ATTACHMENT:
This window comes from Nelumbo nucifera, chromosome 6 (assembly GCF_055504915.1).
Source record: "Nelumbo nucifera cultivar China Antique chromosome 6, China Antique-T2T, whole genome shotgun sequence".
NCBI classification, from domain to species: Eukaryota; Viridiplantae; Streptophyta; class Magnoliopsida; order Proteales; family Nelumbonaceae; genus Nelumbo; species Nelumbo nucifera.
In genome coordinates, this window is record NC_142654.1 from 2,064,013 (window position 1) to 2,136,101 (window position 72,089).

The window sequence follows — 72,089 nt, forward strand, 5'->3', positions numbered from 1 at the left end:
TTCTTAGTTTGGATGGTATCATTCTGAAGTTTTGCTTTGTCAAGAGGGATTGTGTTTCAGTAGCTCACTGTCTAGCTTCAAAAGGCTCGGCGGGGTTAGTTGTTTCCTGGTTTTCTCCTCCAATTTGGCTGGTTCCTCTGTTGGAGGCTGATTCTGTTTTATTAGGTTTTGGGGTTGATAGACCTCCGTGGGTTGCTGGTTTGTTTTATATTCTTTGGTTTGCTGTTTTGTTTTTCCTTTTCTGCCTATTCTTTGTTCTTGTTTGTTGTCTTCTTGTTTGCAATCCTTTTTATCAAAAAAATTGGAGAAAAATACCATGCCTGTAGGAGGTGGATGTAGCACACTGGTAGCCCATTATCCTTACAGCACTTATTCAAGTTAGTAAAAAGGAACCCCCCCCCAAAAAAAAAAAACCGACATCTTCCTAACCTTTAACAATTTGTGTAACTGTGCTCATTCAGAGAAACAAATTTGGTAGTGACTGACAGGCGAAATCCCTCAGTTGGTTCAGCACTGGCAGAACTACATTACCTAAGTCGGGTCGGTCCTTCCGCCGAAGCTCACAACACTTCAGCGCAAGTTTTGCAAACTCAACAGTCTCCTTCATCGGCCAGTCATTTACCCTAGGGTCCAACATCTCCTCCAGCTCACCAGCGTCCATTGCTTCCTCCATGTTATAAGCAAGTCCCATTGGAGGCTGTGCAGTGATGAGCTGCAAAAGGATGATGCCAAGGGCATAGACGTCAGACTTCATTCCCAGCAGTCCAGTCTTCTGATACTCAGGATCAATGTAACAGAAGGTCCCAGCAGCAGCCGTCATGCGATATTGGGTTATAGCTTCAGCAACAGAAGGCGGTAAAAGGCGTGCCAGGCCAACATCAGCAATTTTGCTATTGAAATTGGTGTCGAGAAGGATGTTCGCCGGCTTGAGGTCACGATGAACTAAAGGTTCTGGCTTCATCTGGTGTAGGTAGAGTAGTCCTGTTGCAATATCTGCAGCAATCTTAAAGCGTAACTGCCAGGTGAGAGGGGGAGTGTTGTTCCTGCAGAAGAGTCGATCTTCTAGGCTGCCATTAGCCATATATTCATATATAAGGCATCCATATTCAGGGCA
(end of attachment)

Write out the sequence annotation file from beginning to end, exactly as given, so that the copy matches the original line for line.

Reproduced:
This window comes from Nelumbo nucifera, chromosome 6 (assembly GCF_055504915.1).
Source record: "Nelumbo nucifera cultivar China Antique chromosome 6, China Antique-T2T, whole genome shotgun sequence".
NCBI classification, from domain to species: Eukaryota; Viridiplantae; Streptophyta; class Magnoliopsida; order Proteales; family Nelumbonaceae; genus Nelumbo; species Nelumbo nucifera.
In genome coordinates, this window is record NC_142654.1 from 2,064,013 (window position 1) to 2,136,101 (window position 72,089).

The window sequence follows — 72,089 nt, forward strand, 5'->3', positions numbered from 1 at the left end:
TTCTTAGTTTGGATGGTATCATTCTGAAGTTTTGCTTTGTCAAGAGGGATTGTGTTTCAGTAGCTCACTGTCTAGCTTCAAAAGGCTCGGCGGGGTTAGTTGTTTCCTGGTTTTCTCCTCCAATTTGGCTGGTTCCTCTGTTGGAGGCTGATTCTGTTTTATTAGGTTTTGGGGTTGATAGACCTCCGTGGGTTGCTGGTTTGTTTTATATTCTTTGGTTTGCTGTTTTGTTTTTCCTTTTCTGCCTATTCTTTGTTCTTGTTTGTTGTCTTCTTGTTTGCAATCCTTTTTATCAAAAAAATTGGAGAAAAATACCATGCCTGTAGGAGGTGGATGTAGCACACTGGTAGCCCATTATCCTTACAGCACTTATTCAAGTTAGTAAAAAGGAACCCCCCCCCAAAAAAAAAAAACCGACATCTTCCTAACCTTTAACAATTTGTGTAACTGTGCTCATTCAGAGAAACAAATTTGGTAGTGACTGACAGGCGAAATCCCTCAGTTGGTTCAGCACTGGCAGAACTACATTACCTAAGTCGGGTCGGTCCTTCCGCCGAAGCTCACAACACTTCAGCGCAAGTTTTGCAAACTCAACAGTCTCCTTCATCGGCCAGTCATTTACCCTAGGGTCCAACATCTCCTCCAGCTCACCAGCGTCCATTGCTTCCTCCATGTTATAAGCAAGTCCCATTGGAGGCTGTGCAGTGATGAGCTGCAAAAGGATGATGCCAAGGGCATAGACGTCAGACTTCATTCCCAGCAGTCCAGTCTTCTGATACTCAGGATCAATGTAACAGAAGGTCCCAGCAGCAGCCGTCATGCGATATTGGGTTATAGCTTCAGCAACAGAAGGCGGTAAAAGGCGTGCCAGGCCAACATCAGCAATTTTGCTATTGAAATTGGTGTCGAGAAGGATGTTCGCCGGCTTGAGGTCACGATGAACTAAAGGTTCTGGCTTCATCTGGTGTAGGTAGAGTAGTCCTGTTGCAATATCTGCAGCAATCTTAAAGCGTAACTGCCAGGTGAGAGGGGGAGTGTTGTTCCTGCAGAAGAGTCGATCTTCTAGGCTGCCATTAGCCATATATTCATATATAAGGCATCCATATTCAGGGCA